How Old is Too Old to Become a Mom?

Experts debate ethics of in vitro fertilization of older women.

ByABC News
February 16, 2007, 8:28 AM

Feb. 16, 2007 — -- When Dr. Vicken Sahakian met Carmela Bousada at his Los Angeles fertility clinic, it never occurred to him that his newest patient was also his oldest.

Bousada was 66 years old, but according to Sahakian she claimed to be 10 years younger in order to qualify for in vitro fertilization treatments.

After selecting egg and sperm donors who were decades younger than she was, Bousada had an embryo implanted in her uterus and was well on her way to becoming a mother.

In December, Bousada made headlines when she gave birth to twins. Now 67, she is widely believed to be the world's oldest person to give birth.

Bousada's babies were born seven weeks premature by Caesarian section at a hospital in Spain. The twins were healthy, though doctors had feared that Bousada might not survive the operation. They called family members to her hospital bedside just in case.

Sahakian, who was not present at the birth, said, "we are so lucky that it ended up going the way it did. Thank God everyone is healthy."

But Sahakian also said he never would have treated Bousada had he known her true age, because of the medical risks to the patient and her babies.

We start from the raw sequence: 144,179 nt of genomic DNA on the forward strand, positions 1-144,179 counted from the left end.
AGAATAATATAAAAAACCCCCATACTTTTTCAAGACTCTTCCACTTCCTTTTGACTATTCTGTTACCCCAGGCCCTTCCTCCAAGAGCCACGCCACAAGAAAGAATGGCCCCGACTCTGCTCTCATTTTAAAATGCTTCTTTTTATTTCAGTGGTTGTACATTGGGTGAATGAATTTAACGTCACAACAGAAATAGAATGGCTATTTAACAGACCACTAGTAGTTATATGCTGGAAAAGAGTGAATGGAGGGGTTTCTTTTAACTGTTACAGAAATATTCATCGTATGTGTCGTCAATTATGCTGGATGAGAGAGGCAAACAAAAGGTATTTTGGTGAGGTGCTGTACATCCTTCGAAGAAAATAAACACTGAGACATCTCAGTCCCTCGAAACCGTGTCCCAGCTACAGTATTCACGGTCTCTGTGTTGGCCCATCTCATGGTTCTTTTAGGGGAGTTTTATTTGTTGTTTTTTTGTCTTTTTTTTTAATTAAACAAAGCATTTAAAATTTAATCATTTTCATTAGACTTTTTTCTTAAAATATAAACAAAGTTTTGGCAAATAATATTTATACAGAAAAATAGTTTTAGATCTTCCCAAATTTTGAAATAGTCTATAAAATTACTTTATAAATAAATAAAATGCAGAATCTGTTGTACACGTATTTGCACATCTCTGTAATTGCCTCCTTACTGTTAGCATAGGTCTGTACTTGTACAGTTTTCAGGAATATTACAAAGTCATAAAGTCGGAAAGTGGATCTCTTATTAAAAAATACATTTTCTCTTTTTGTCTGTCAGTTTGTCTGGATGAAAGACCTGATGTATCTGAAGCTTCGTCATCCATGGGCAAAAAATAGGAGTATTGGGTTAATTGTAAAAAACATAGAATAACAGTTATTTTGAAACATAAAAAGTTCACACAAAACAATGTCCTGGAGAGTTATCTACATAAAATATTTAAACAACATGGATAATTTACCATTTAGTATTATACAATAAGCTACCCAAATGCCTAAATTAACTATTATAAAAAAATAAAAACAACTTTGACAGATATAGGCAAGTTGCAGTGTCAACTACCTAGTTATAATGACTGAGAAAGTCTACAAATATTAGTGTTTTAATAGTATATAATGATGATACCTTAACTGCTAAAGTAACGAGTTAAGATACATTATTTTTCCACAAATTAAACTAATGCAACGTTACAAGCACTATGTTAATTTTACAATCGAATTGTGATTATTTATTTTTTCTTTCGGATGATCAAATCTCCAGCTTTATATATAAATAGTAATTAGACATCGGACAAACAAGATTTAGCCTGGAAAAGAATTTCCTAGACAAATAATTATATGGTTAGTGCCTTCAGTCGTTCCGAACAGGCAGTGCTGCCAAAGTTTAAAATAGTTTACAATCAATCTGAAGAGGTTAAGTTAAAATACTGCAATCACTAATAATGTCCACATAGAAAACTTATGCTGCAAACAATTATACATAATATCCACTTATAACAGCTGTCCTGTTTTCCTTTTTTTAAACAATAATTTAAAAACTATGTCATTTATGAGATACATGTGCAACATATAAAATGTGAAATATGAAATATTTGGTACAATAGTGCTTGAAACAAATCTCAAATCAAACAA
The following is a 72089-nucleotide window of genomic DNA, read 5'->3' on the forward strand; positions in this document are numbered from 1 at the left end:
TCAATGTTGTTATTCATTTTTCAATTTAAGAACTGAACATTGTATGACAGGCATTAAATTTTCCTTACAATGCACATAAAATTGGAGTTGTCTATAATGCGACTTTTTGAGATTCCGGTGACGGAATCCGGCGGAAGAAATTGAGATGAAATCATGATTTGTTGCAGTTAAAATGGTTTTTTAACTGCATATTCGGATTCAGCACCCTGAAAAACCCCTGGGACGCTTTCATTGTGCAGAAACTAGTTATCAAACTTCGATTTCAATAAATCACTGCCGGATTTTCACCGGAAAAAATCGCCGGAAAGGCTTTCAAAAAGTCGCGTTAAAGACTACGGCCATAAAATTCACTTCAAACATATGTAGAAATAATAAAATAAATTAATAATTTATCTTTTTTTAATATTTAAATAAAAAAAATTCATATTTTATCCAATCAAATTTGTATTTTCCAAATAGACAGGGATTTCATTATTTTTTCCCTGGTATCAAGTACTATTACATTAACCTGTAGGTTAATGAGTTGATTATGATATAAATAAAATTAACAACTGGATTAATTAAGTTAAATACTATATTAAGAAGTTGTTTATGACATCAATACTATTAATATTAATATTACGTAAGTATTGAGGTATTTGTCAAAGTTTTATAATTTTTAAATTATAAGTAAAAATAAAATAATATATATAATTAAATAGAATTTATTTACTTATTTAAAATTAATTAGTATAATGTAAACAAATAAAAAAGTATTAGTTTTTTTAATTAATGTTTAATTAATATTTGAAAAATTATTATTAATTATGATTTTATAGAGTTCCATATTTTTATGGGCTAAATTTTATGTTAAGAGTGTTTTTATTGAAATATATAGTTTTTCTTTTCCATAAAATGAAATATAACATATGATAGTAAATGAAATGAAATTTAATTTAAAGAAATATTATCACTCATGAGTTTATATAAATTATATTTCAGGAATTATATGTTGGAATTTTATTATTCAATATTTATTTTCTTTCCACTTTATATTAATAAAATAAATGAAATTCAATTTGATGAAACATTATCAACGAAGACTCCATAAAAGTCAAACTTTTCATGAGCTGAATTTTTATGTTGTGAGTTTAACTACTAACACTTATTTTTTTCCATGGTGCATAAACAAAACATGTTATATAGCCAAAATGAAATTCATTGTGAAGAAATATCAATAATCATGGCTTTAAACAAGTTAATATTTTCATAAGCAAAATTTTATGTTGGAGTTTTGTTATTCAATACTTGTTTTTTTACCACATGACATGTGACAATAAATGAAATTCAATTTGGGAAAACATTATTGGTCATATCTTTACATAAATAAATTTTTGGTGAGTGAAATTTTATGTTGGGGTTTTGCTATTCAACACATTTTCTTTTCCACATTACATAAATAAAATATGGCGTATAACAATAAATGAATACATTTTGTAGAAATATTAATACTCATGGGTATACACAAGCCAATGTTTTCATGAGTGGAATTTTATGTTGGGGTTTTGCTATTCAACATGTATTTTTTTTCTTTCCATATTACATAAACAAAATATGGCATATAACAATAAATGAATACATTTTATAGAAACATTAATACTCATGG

"I can't believe how irresponsible she was. I'm very angry with her," he said.

According to Sahakian, the paperwork Bousada filled out at the clinic included a birth date of May 1, 1950. Sahakian said he never asked her for identification because there was never a need for it.

"You go to a doctor for medical help," he said. "I am not an investigator. This is not a police state."

Still, Sahakian was willing to treat a woman he believed was in her mid-50s -- a practice other specialists say is precarious.

Fertility experts say few mainstream clinics treat women more than 50 years old because of health risks to the mother and the baby. Complications can include hypertension, diabetes, low birth rate and early delivery.

"Certain situations could be so serious that your kidneys could shut down and you could die," said Sahakian.

The fertility industry is largely unregulated. There are no laws restricting a patient's age -- only voluntary guidelines that doctors may choose to follow.